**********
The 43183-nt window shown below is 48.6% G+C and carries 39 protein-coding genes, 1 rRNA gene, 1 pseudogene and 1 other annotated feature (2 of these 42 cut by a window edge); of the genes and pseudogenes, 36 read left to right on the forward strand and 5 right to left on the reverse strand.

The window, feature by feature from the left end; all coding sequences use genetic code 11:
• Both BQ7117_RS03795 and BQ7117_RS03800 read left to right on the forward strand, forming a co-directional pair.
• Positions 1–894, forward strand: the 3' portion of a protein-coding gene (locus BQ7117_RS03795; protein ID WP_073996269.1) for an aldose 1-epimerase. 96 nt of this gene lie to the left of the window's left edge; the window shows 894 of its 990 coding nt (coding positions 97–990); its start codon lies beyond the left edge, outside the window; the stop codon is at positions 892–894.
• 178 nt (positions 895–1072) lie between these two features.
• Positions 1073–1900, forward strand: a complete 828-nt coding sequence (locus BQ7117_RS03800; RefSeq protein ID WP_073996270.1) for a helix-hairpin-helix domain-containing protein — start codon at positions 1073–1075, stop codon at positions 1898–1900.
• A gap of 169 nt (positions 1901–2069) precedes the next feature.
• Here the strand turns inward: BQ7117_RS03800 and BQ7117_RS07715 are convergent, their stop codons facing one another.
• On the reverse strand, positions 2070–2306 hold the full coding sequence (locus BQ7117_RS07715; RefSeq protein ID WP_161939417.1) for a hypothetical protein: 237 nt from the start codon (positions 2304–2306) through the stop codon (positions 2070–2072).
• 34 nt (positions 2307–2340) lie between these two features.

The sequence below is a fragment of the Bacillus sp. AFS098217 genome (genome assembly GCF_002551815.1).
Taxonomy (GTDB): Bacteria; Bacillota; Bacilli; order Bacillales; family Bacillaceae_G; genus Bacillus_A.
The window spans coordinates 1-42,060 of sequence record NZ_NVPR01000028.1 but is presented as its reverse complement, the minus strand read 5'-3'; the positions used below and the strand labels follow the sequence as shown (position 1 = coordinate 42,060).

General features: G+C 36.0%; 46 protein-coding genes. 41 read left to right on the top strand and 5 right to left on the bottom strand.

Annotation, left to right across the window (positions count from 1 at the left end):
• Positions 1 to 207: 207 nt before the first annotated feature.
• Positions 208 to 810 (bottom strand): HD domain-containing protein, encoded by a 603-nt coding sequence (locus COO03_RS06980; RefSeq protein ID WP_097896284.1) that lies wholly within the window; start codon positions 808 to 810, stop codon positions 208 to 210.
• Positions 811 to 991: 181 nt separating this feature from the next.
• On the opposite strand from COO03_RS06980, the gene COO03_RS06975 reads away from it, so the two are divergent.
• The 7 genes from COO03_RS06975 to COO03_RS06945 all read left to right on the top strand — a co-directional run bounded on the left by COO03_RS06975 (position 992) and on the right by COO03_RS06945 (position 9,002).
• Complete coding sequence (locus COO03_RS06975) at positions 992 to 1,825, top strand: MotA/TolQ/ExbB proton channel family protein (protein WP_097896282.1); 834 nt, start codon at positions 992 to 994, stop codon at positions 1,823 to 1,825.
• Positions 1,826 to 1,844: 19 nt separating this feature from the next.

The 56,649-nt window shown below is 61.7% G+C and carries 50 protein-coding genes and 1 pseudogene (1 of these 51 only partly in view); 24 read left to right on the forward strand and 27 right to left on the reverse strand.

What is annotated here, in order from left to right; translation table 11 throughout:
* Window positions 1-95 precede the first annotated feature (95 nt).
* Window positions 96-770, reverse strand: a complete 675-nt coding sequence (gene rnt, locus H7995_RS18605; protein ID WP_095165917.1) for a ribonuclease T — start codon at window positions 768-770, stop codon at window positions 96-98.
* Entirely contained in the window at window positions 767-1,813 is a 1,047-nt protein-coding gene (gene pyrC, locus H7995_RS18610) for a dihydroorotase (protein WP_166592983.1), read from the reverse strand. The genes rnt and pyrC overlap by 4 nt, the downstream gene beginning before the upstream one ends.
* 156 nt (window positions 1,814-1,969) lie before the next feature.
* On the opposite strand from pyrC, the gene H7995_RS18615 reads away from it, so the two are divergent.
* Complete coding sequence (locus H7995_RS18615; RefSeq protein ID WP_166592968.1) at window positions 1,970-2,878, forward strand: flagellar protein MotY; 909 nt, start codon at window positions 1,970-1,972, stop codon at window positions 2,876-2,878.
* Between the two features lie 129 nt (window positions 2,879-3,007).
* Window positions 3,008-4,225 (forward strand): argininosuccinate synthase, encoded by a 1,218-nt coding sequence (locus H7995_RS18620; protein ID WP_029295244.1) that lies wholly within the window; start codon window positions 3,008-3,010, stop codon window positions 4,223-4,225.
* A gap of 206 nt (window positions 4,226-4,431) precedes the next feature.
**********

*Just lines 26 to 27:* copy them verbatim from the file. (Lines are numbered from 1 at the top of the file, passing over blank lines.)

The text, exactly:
* Window positions 96-770, reverse strand: a complete 675-nt coding sequence (gene rnt, locus H7995_RS18605; protein ID WP_095165917.1) for a ribonuclease T — start codon at window positions 768-770, stop codon at window positions 96-98.
* Entirely contained in the window at window positions 767-1,813 is a 1,047-nt protein-coding gene (gene pyrC, locus H7995_RS18610) for a dihydroorotase (protein WP_166592983.1), read from the reverse strand. The genes rnt and pyrC overlap by 4 nt, the downstream gene beginning before the upstream one ends.